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A populist Prime Minister, desperate to stay in power, willing to do anything – no matter how abysmal it may be in policy terms and what awkward precedents it may set. An ambitious Treasurer who knows his leader’s posturings are bad economics – and, in the long term, worse politics?
A populist Prime Minister, desperate to stay in power, willing to do anything – no matter how abysmal it may be in policy terms and what awkward precedents it may set. An ambitious Treasurer who knows his leader’s posturings are bad economics – and, in the long term, worse politics?

Yup, you guessed it. I’m talking Malcolm Fraser and John Howard in 1982. Great start to the year of social policy

When you’ve spent too long in Parliament House, strange things start to happen. By the end of the first sitting week, many Government members and advisers were suffering from a strange outbreak of mass delusion. They were convinced that the debate over mandatory sentencing was a blessing, as it distracted from the GST and National Textiles.

This cannot be true. Instead, mandatory sentencing should be a key focus for the Government – let alone the Prime Minister – for 2000 is the Coalition’s year of social policy.

Here’s what the PM had to say on the matter on November 4 last year, in a speech he made to the Committee for the Economic Development of Australia:

“Now, there are a number of areas of not only the Australian economy but a number of areas of the Australian community where further reform is necessary. One of the things that we are going to focus on at our national convention of the Liberal Party in Melbourne next year is social policy. Having focussed an enormous amount over the last several years on economic change and economic reform we believe that some of the fundamental directions of social policy in this country deserve a more serious examination at a national political level.”

To underline this theme, he followed it up with these comments in an article penned for The Australian, “Quest for a decent society”, on 22 December 1999:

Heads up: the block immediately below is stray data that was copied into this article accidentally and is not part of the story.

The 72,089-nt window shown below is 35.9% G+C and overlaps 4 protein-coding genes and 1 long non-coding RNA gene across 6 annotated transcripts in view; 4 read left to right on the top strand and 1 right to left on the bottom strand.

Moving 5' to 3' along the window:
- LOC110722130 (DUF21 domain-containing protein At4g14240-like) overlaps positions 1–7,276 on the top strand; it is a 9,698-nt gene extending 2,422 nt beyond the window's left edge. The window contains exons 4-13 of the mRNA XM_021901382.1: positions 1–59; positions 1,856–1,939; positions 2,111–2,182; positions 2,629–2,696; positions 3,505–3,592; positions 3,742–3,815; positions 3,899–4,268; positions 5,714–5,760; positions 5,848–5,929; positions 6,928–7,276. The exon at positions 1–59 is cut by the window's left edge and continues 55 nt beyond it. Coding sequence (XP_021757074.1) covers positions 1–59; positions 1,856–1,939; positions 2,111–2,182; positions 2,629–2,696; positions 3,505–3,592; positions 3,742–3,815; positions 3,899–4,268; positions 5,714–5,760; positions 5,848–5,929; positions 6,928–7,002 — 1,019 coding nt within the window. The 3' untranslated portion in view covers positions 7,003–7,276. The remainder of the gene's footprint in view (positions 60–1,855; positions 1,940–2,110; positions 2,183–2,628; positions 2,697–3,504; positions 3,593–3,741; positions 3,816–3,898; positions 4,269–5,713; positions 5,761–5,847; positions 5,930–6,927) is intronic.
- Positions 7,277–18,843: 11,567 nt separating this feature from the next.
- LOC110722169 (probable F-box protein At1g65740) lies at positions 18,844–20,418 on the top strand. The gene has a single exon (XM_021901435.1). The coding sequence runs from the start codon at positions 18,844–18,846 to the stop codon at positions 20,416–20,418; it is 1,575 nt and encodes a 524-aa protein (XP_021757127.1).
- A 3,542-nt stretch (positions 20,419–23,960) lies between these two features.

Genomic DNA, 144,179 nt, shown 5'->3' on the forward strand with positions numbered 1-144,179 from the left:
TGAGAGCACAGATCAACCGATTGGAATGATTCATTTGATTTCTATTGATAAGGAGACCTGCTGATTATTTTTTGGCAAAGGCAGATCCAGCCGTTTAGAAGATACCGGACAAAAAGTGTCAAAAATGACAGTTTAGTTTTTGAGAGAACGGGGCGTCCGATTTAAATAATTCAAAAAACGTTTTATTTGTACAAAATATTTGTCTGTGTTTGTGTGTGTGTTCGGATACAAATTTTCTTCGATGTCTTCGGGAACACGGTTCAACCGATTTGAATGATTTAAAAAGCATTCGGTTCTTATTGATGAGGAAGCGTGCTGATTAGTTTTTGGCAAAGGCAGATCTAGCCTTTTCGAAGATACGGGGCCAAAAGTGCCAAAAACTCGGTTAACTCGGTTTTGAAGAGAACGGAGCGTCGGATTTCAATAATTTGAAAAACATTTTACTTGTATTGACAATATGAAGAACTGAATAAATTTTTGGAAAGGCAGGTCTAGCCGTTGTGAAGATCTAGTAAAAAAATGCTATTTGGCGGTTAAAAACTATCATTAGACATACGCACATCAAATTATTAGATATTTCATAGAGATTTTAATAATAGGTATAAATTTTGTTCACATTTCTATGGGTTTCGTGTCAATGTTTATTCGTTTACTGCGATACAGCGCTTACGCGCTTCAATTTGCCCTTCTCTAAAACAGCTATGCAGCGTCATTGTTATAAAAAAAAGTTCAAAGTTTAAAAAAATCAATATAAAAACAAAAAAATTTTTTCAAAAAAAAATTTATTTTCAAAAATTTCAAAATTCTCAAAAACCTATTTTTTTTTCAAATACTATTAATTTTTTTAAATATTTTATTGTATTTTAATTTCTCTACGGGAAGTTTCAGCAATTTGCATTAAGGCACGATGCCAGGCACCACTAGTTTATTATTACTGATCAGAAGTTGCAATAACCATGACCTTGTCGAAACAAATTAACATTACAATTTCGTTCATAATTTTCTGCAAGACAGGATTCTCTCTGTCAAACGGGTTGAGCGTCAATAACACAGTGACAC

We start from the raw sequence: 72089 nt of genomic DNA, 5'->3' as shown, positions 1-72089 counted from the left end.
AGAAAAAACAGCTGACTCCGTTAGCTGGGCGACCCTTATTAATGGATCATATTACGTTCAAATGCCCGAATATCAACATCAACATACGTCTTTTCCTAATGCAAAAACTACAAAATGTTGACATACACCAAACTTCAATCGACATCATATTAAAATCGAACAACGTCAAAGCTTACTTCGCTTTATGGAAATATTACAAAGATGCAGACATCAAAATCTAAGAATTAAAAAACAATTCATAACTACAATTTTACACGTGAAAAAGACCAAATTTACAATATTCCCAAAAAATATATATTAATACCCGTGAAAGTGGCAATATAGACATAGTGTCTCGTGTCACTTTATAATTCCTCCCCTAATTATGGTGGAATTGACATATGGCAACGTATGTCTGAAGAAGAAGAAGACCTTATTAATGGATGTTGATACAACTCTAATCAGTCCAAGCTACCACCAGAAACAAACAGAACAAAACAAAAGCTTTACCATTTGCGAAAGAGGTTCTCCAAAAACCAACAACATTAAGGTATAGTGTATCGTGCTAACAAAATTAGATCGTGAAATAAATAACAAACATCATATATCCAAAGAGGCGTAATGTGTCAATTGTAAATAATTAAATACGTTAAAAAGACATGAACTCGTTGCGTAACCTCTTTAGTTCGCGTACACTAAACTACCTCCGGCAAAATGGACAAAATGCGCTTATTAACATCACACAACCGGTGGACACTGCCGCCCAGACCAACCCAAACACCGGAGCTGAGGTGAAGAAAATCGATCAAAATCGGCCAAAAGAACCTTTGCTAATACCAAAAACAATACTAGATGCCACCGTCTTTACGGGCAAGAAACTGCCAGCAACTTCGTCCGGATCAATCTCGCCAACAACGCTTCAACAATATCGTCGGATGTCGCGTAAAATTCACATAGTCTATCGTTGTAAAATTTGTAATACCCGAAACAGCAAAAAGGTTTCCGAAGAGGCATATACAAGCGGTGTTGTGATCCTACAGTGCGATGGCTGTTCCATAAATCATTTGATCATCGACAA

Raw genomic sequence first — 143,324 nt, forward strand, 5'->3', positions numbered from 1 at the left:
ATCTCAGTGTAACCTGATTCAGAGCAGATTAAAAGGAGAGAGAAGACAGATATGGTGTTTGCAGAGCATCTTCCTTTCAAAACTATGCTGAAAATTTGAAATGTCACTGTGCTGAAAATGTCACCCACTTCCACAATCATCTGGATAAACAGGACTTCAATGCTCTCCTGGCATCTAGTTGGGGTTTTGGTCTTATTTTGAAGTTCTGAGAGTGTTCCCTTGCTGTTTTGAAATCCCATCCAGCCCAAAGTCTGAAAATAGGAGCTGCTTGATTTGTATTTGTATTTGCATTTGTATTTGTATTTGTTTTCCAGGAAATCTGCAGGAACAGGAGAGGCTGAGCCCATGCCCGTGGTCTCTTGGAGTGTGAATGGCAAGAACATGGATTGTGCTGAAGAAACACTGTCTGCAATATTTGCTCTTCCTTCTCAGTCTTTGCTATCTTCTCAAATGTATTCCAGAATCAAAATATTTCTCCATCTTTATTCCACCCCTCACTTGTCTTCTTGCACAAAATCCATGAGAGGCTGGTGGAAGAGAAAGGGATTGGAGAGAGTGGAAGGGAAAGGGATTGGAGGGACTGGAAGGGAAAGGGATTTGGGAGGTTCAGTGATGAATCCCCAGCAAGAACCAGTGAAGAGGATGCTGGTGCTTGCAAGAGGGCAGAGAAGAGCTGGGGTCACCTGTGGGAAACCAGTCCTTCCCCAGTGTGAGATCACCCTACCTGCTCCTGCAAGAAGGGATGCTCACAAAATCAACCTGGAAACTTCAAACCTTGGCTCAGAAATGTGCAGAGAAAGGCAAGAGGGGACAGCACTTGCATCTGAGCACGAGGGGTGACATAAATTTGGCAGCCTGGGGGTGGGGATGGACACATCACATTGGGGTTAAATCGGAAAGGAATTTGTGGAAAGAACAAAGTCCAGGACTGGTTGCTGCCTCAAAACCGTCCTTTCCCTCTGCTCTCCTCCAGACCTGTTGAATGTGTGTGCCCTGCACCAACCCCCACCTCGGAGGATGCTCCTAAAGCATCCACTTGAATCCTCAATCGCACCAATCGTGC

“The Government has fostered the notion of a social coalition. Put simply, it describes a partnership of individuals, families, business, government, welfare and charitable organisations, each contributing their unique resources and expertise to tackle disadvantage at its source.”

The PM even returned to the subject three weeks ago with his Federation Addreess:

“The Government I lead does not pursue economic policies which will deliver higher sustainable growth as ends in themselves or as part of some rigid ideology. We are committed to them because they contribute to building a stronger, fairer and more prosperous Australian society.”

The fact is that without a stable and fair society in which the avenues of opportunity and achievement are open for all Australians, our economic progress will be shallow and brittle. Equally, without an Australian economy that can generate growth, investment and jobs, the capacity to fund assistance programs for those in need will be seriously diminished.

“I look to an Australia in 2010 in which our unmatched reputation for achievement, for tolerance, for understanding and compassion, for independence of spirit and for ability to work together in adversity has been even further enhanced.”

These fine words cannot have been forgotten. The gaoling of 15 year-olds for minor property crimes would appear to be a prime example of where tolerance, understanding and compassion are needed. Schizophrenia?

One reason why our great leader and his government may be slow to move on mandatory sentencing is that he can’t quite decide just what international treaties mean for Australia. I’m writing this on Friday morning, having just heard the PM make these comments on AM:

SALLY SARA: “Mr Howard, I need to take you into mandatory sentencing. The United Nations says that it’s concerned about the laws as they apply to juveniles. How can you be sure that we’re not breaching our commitments in terms of the UN Convention on the Rights of the Child?”

JOHN HOWARD: “Well, I’ll be seeing the UN Secretary General here in Canberra. No doubt if he has any particular concerns about it he’ll raise it. But in the end, of course, Australia decides what happens in this country through the laws in the parliaments of Australia, and in the end we are not told what to do by anybody. We make our own moral judgements on that.”

This is a very different approach to international treaties compared to what the PM had to say on the same program just two months ago, on December 17:

MATT PEACOCK: “Professor Pennington gave you a bit of a blast on heroin trials this morning suggesting as you did that it could be breaching international treaties to have a heroin safe injecting trial. What is your legal advice?”